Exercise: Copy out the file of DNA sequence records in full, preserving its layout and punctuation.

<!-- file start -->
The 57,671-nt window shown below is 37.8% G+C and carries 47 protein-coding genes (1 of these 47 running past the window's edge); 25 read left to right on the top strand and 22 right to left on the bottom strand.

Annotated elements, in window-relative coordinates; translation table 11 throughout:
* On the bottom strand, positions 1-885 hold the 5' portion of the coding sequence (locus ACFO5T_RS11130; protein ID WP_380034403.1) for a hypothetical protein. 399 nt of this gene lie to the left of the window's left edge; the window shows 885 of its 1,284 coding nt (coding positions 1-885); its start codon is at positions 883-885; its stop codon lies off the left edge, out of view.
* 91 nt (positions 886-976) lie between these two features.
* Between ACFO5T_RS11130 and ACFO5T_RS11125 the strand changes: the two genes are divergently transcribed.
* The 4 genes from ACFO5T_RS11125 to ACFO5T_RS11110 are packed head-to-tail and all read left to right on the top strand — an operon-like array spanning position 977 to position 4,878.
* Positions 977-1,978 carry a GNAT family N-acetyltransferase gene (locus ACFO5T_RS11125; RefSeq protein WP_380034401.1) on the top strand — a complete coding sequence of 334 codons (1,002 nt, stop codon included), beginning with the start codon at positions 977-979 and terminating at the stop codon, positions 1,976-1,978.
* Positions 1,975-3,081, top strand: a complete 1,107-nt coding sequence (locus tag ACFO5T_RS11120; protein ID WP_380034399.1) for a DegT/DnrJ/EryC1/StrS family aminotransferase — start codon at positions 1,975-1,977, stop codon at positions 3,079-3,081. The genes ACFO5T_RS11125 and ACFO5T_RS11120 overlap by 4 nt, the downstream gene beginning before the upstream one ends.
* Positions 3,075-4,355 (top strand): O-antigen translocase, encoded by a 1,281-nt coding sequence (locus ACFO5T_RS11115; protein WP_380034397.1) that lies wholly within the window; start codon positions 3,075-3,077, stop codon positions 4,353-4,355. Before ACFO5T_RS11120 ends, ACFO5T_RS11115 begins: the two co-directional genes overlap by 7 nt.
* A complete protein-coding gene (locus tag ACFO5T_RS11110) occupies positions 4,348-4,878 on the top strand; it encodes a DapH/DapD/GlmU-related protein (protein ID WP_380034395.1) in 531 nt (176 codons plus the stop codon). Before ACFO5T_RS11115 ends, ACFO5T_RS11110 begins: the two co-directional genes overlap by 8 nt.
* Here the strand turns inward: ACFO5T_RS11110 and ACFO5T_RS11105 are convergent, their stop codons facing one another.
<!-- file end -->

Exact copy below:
The 57,671-nt window shown below is 37.8% G+C and carries 47 protein-coding genes (1 of these 47 running past the window's edge); 25 read left to right on the top strand and 22 right to left on the bottom strand.

Annotated elements, in window-relative coordinates; translation table 11 throughout:
* On the bottom strand, positions 1-885 hold the 5' portion of the coding sequence (locus ACFO5T_RS11130; protein ID WP_380034403.1) for a hypothetical protein. 399 nt of this gene lie to the left of the window's left edge; the window shows 885 of its 1,284 coding nt (coding positions 1-885); its start codon is at positions 883-885; its stop codon lies off the left edge, out of view.
* 91 nt (positions 886-976) lie between these two features.
* Between ACFO5T_RS11130 and ACFO5T_RS11125 the strand changes: the two genes are divergently transcribed.
* The 4 genes from ACFO5T_RS11125 to ACFO5T_RS11110 are packed head-to-tail and all read left to right on the top strand — an operon-like array spanning position 977 to position 4,878.
* Positions 977-1,978 carry a GNAT family N-acetyltransferase gene (locus ACFO5T_RS11125; RefSeq protein WP_380034401.1) on the top strand — a complete coding sequence of 334 codons (1,002 nt, stop codon included), beginning with the start codon at positions 977-979 and terminating at the stop codon, positions 1,976-1,978.
* Positions 1,975-3,081, top strand: a complete 1,107-nt coding sequence (locus tag ACFO5T_RS11120; protein ID WP_380034399.1) for a DegT/DnrJ/EryC1/StrS family aminotransferase — start codon at positions 1,975-1,977, stop codon at positions 3,079-3,081. The genes ACFO5T_RS11125 and ACFO5T_RS11120 overlap by 4 nt, the downstream gene beginning before the upstream one ends.
* Positions 3,075-4,355 (top strand): O-antigen translocase, encoded by a 1,281-nt coding sequence (locus ACFO5T_RS11115; protein WP_380034397.1) that lies wholly within the window; start codon positions 3,075-3,077, stop codon positions 4,353-4,355. Before ACFO5T_RS11120 ends, ACFO5T_RS11115 begins: the two co-directional genes overlap by 7 nt.
* A complete protein-coding gene (locus tag ACFO5T_RS11110) occupies positions 4,348-4,878 on the top strand; it encodes a DapH/DapD/GlmU-related protein (protein ID WP_380034395.1) in 531 nt (176 codons plus the stop codon). Before ACFO5T_RS11115 ends, ACFO5T_RS11110 begins: the two co-directional genes overlap by 8 nt.
* Here the strand turns inward: ACFO5T_RS11110 and ACFO5T_RS11105 are convergent, their stop codons facing one another.